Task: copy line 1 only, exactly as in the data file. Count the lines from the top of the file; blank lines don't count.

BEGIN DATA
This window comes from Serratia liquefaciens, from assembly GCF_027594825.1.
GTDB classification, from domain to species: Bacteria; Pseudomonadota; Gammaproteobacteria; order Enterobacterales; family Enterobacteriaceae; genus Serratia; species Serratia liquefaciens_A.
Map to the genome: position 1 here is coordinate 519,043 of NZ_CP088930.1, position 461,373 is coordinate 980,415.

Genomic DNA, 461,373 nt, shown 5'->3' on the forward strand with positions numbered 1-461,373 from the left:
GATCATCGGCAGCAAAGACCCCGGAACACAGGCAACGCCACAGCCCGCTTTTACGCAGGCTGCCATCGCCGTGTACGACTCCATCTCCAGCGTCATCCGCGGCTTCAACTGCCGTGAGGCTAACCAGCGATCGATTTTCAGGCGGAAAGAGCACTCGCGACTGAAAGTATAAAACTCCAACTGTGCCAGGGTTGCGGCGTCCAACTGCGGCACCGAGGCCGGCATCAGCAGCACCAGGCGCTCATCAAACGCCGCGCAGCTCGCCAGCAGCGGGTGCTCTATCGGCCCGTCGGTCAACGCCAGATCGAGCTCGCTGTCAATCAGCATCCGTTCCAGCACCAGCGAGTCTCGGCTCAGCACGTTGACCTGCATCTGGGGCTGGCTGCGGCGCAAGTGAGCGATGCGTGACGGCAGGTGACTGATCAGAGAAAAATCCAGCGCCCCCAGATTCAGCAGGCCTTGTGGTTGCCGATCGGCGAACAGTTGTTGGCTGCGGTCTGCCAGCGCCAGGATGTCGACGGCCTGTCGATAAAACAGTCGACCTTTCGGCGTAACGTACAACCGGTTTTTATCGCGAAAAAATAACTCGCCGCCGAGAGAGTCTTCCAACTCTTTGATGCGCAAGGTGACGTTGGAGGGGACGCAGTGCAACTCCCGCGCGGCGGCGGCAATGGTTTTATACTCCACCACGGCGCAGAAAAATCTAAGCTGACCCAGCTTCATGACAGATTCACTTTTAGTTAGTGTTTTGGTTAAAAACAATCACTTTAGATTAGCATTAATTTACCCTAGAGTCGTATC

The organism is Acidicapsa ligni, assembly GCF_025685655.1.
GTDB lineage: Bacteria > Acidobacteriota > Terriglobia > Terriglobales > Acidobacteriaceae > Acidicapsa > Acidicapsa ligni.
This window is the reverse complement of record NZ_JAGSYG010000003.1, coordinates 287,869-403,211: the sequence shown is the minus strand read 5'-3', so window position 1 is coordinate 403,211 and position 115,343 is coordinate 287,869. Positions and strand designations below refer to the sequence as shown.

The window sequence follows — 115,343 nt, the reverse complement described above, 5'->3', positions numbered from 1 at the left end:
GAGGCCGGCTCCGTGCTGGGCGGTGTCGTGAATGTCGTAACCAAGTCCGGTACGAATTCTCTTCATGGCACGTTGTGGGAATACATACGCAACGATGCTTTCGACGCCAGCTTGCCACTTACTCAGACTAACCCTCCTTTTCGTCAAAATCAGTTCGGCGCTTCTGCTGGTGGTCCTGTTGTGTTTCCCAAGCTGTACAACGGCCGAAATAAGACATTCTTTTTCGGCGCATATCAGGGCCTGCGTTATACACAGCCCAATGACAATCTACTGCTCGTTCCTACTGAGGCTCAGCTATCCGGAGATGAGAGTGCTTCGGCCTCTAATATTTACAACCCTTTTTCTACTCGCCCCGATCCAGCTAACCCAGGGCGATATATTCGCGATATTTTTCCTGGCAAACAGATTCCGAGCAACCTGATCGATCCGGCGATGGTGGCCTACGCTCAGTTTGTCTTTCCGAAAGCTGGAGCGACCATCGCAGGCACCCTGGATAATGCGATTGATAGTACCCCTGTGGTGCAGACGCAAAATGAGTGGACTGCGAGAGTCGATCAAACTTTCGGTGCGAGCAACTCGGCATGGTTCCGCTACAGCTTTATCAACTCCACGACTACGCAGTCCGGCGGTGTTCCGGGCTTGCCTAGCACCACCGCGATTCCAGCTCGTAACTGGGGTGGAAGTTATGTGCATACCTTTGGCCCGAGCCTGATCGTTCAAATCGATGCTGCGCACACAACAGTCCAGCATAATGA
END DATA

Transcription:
This window comes from Serratia liquefaciens, from assembly GCF_027594825.1.